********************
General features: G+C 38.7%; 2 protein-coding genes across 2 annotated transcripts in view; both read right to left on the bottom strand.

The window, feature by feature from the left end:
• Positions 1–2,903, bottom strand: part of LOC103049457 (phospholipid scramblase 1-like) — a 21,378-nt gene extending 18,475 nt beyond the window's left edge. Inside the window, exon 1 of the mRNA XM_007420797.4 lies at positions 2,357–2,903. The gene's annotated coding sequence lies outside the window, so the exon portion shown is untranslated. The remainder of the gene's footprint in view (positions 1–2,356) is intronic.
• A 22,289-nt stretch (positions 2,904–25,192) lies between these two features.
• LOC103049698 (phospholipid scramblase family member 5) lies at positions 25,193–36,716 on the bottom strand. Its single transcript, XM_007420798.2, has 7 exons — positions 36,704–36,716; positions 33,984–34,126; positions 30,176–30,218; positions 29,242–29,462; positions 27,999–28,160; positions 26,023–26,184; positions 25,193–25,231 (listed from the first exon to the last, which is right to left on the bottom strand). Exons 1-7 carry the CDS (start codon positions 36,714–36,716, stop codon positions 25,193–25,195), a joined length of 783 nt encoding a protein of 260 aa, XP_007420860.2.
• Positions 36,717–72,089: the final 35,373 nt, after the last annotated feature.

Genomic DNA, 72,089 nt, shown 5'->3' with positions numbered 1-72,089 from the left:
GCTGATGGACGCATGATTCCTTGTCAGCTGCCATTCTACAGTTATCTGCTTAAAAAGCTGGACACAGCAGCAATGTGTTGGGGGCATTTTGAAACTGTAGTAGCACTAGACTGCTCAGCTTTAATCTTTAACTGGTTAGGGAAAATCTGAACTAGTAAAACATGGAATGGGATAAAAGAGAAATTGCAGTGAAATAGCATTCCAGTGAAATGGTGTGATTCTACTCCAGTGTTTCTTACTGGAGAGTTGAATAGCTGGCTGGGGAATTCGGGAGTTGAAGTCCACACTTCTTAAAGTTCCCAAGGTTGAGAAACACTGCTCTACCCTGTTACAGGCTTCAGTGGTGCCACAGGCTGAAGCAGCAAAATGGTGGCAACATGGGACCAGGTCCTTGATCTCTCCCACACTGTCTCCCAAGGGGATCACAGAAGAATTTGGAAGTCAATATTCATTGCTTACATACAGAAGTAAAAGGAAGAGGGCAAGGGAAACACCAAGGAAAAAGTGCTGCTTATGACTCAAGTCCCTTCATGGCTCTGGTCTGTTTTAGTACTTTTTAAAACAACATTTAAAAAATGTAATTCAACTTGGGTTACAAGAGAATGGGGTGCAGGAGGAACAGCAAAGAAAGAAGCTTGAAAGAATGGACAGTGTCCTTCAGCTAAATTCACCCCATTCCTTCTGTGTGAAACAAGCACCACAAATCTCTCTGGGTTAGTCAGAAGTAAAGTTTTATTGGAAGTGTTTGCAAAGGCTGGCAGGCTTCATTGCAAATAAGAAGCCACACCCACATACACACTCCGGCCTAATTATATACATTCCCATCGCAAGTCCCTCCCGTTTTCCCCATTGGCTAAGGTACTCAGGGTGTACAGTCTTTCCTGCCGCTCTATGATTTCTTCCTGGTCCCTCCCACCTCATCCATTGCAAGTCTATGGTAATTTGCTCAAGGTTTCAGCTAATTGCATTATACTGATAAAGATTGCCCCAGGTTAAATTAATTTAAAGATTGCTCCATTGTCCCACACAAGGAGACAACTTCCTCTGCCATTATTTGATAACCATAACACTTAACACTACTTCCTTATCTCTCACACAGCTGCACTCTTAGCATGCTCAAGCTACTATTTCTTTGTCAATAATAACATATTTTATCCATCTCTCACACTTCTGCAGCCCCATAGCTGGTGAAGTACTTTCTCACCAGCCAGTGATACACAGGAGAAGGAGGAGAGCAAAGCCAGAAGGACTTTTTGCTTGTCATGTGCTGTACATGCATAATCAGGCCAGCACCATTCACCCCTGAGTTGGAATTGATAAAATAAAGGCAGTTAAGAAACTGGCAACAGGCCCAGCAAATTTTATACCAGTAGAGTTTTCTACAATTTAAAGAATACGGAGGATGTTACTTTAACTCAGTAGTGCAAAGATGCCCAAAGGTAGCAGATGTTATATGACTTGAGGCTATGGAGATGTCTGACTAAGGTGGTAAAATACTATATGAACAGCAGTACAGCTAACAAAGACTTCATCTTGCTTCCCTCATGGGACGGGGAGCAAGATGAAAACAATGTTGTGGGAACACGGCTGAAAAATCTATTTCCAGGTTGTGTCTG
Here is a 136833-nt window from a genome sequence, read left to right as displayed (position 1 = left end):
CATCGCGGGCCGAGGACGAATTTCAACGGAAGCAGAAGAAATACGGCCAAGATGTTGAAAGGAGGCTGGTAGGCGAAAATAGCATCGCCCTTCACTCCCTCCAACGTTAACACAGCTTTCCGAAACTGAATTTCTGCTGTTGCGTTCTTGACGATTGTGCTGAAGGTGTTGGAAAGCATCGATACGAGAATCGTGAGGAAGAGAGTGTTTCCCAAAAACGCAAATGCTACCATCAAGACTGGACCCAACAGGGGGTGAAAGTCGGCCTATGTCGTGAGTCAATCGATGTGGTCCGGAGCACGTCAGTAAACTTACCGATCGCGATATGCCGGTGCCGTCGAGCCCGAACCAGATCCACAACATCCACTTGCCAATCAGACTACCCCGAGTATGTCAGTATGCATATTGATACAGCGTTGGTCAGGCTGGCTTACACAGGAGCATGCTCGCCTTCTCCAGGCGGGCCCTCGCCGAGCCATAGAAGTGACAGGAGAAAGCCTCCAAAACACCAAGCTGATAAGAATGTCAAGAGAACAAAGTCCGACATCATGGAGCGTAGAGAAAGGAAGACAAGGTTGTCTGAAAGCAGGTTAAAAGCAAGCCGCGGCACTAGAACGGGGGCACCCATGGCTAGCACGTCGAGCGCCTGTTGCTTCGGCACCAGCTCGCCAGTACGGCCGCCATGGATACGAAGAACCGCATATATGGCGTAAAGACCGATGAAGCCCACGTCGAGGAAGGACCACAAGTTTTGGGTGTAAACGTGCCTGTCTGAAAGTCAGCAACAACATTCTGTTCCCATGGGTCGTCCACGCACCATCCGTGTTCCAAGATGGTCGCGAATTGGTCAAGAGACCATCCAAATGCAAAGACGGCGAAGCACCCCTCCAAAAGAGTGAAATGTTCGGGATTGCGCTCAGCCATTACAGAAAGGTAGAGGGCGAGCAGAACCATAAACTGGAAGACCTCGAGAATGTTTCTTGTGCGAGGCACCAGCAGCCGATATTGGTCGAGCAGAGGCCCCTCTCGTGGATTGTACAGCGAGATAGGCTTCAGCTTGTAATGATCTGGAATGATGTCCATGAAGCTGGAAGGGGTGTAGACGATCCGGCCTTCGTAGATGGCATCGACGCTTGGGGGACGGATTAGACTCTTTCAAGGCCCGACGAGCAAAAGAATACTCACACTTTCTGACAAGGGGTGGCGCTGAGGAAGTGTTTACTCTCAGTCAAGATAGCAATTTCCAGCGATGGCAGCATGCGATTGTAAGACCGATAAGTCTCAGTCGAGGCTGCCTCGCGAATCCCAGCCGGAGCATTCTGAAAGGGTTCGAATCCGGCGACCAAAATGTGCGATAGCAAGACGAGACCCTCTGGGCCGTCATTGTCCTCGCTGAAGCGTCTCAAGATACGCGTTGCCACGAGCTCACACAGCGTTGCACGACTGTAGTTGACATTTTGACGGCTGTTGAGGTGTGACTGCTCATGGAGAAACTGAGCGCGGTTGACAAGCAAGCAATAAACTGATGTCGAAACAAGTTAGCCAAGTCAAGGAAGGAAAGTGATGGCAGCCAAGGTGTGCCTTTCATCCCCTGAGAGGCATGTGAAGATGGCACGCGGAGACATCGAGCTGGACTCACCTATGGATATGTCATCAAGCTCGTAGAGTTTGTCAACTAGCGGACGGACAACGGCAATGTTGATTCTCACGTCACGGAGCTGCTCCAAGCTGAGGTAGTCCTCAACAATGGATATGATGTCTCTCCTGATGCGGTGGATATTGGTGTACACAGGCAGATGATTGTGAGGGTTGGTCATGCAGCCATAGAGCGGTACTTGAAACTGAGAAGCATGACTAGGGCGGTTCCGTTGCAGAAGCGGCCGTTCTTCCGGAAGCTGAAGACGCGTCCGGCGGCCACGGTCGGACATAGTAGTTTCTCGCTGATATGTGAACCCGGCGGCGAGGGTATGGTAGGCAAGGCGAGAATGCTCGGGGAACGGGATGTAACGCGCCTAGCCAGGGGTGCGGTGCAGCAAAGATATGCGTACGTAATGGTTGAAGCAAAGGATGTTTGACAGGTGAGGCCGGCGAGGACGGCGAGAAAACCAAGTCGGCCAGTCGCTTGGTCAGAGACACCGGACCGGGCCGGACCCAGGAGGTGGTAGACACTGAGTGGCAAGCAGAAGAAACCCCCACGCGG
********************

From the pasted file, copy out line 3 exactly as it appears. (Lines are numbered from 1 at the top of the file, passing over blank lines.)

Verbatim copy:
• Positions 1–2,903, bottom strand: part of LOC103049457 (phospholipid scramblase 1-like) — a 21,378-nt gene extending 18,475 nt beyond the window's left edge. Inside the window, exon 1 of the mRNA XM_007420797.4 lies at positions 2,357–2,903. The gene's annotated coding sequence lies outside the window, so the exon portion shown is untranslated. The remainder of the gene's footprint in view (positions 1–2,356) is intronic.